The Federal Reserve cut rates by half a percent in early March and it's very likely that they will do that again to help provide liquidity to the system.
Sheldon: What would you say to clients who are concerned about the recent volatility?
Devinney: We have been witness to some scary corrections in the past. On average, we've seen 20% declines every 6 to 7 years (see chart). And we've even seen that since 2008 because of events like Brexit, trade wars, Ebola, and now the coronavirus. They all have an element of feeling different or even unprecedented at the time.
For many people today, that can spark some emotions where we act with fear instead of acting with discipline. This is where we can really help— by taking the emotion out of the situation and encouraging investors to keep financial plans on track.
Schuster: As an optimist looking at that chart, I want to point out there's a lot more green than red. We all have this emotion in us, what behavioral scientists call "loss aversion." That's when we feel twice as much pain from loss than the pleasure from the equivalent gain. We tend to react much more significantly to those down markets like we're experiencing now.
Timmer: The news media is making a significant deal about this being the end of the bull market. The fact of the matter is that this is the third 20% decline in the last decade. One was in 2011 and another took place in 2018. We've also had a couple of 10% and 15% declines along the way. And none of them ended the bull run, they just interrupted it.
Sheldon: Should clients consider making changes to their investments?
Devinney: The answer is unique to your own situation but try to keep volatility in perspective. It's a normal part of investing and history shows us the stock market not only recovers from downturns but spends much more time in expansion phases of the market than in contraction. Whether you are a long-term investor or are living off savings in retirement, we encourage you to stay focused on your goals.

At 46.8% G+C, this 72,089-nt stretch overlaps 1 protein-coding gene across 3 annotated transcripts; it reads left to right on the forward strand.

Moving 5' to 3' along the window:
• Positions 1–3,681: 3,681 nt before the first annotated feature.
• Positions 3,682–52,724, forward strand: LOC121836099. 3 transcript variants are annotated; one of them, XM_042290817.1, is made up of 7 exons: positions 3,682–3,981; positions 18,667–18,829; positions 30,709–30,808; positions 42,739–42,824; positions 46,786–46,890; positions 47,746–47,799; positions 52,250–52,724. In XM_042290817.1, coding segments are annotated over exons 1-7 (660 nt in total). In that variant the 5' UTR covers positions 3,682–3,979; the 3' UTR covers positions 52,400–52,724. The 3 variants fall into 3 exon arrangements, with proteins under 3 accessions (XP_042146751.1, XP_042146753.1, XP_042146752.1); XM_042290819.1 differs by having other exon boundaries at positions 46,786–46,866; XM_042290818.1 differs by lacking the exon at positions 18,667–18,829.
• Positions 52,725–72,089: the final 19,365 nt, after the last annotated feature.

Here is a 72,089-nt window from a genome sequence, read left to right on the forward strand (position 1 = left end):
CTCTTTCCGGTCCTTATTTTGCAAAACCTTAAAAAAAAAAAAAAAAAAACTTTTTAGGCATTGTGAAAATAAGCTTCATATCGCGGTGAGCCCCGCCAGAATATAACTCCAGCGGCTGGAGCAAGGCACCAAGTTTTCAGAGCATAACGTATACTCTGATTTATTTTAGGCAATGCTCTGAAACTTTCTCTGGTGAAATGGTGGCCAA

For longer-term investors who are several years away from retirement and have worked with Fidelity to develop a financial plan, the best course of action may be to do nothing because the plan is designed to withstand volatility, even sharp pullbacks. For clients who are retired, staying partially or fully invested is often the right decision, especially for those planning to enjoy a healthy and long retirement.
Sheldon: Are a lot of clients asking about moving money to cash now?
Devinney: Our financial professionals have been getting this question a lot. In my 10 years in the financial services industry, I've developed 2 core business beliefs. First, it all starts with a financial plan, and secondly, it's really about being able to stick to that plan.
The discipline is the hard part. That's why so many people will delegate that responsibility to the professionals. I like to show clients what happens if we did go to cash (see chart below). Selling out by going to cash is the easy part. What's hard is getting back into the market at the right time. It's extremely difficult to do. So often we see some of the best days happen after the worst days. What this shows is the limit to growth potential that results from missing out on the best days.
Sheldon: Can you explain how Fidelity investment professionals work with clients to connect their risk tolerance to their overall financial planning?
Devinney: It all starts with the goals of the client. A lot of our clients like to see how different scenarios could potentially play out. For example, clients ask:
- If I want to be more conservative, what's the impact on the longevity on my financial plan?
- Do I have a risk of outliving my assets?
- Should I invest in more growth-oriented options to help keep up with inflation?
These are typical scenarios that we run through based on investing preferences and styles. Sometimes taking a more defensive approach can help smooth out the ride in times like this. Some of this volatility allows us to become a little bit wiser investors too. We can become more resilient if we have the right plan. After all, market volatility is normal and we're likely to see this again.
Lastly, I would recommend that you consider scheduling an appointment with your financial investment professional if:
- It's been more than a year since your last financial checkup.
- You're worried that market volatility will make it harder to reach your financial goals.
- You're looking for opportunities to potentially take advantage of uncertain markets.
- You've had a big change in your employment, health, or family.
- You're considering having more of your assets professionally managed.